I want to have an object follow around my mouse on the screen in OpenGL. (I am also using GLEW, GLFW, and GLM). The best idea I've come up with is:

Get the coordinates within the window with glfwGetCursorPos.

The window was created with

window = glfwCreateWindow( 1024, 768, "Test", NULL, NULL);

and the code to get coordinates is

double xpos, ypos;
glfwGetCursorPos(window, &xpos, &ypos);

Next, I use GLM unproject, to get the coordinates in "object space"

glm::vec4 viewport = glm::vec4(0.0f, 0.0f, 1024.0f, 768.0f);
glm::vec3 pos = glm::vec3(xpos, ypos, 0.0f);
glm::vec3 un = glm::unProject(pos, View*Model, Projection, viewport);

There are two potential problems I can already see. The viewport is fine, as the initial x,y, coordinates of the lower left are indeed 0,0, and it's indeed a 1024*768 window. However, the position vector I create doesn't seem right. The Z coordinate should probably not be zero. However, glfwGetCursorPos returns 2D coordinates, and I don't know how to go from there to the 3D window coordinates, especially since I am not sure what the 3rd dimension of the window coordinates even means (since computer screens are 2D). Then, I am not sure if I am using unproject correctly. Assume the View, Model, Projection matrices are all OK. If I passed in the correct position vector in Window coordinates, does the unproject call give me the coordinates in Object coordinates? I think it does, but the documentation is not clear.

Finally, to each vertex of the object I want to follow the mouse around, I just increment the x coordinate by un[0], the y coordinate by -un[1], and the z coordinate by un[2]. However, since my position vector that is being unprojected is likely wrong, this is not giving good results; the object does move as my mouse moves, but it is offset quite a bit (i.e. moving the mouse a lot doesn't move the object that much, and the z coordinate is very large). I actually found that the z coordinate un[2] is always the same value no matter where my mouse is, probably because the position vector I pass into unproject always has a value of 0.0 for z.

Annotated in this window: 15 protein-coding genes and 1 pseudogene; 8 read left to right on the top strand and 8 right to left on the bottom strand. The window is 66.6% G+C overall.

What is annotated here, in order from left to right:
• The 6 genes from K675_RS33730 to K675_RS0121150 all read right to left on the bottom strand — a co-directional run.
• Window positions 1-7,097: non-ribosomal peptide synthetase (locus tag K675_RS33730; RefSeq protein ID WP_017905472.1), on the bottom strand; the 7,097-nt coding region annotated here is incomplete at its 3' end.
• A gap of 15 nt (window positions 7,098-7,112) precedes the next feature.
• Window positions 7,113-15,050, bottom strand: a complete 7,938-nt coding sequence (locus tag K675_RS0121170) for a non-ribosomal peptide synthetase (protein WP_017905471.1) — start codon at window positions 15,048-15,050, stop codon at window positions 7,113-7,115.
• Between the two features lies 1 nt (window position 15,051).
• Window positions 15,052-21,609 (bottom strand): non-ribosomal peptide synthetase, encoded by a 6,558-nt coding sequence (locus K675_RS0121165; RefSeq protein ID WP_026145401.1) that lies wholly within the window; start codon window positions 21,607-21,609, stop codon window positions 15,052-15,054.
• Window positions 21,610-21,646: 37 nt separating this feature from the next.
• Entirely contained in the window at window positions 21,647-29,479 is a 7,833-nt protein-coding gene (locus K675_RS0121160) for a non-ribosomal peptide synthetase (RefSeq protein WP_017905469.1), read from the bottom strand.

Edit: The (incorrectly) unprojected x-values range from about -0.552 to 0.552, and the y-values from about -0.411 to 0.411.

  • \$\begingroup\$ For the Z coordinate, you need to read it with glReadPixels(mousePosition.x, mousePosition.y, 1, 1, GL_DEPTH_COMPONENT, GL_FLOAT, &z); For more informations, you can Google for Depth buffer \$\endgroup\$
    – Aldo
    Commented Jun 9, 2014 at 21:13
  • \$\begingroup\$ @Robert I just did that, but it seems to always be reading the same value. In addition, that doesn't fix the fact that the x and y coordinates are also wrong. \$\endgroup\$ Commented Jun 9, 2014 at 21:32
  • \$\begingroup\$ Commonly when you unproject you do it twice with different Z to get two points in space. That allows you to form a ray which you can use to test against the bounding volumes or positions of your objects. OpenGL's NDC Z range is -1 to 1, but I don't know if this is the one that glm::unProject's vague documentation wants, but it is likely. \$\endgroup\$ Commented Jun 10, 2014 at 8:23

1 Answer 1


Disclaimer: I generally don't work in 3D, so possible inaccuracies, vague details, and untested thoughts may follow.

When you say you want the object to "follow the mouse", what do you really mean? In another sense, you can interpret it like this: you want a certain point on the object to be "below" the mouse at all times. We'll call this point the "anchor point" of the object; moving the anchor point moves all the vertices of the object. How can we move this point in a way that it always lies under the mouse? To answer that, we need to take a look at the viewing frustum:

Viewing frustum

Some plane cutting the view frustum (out farther than the near view plane but closer than the far view plane) is what you'd normally think of as the screen - i.e. where the mouse would be. The exact place this plane is located is defined by your field of view. Objects are projected onto this plane and the plane is drawn onto the screen. That means, then, that the mouse lies on this plane in 3D space.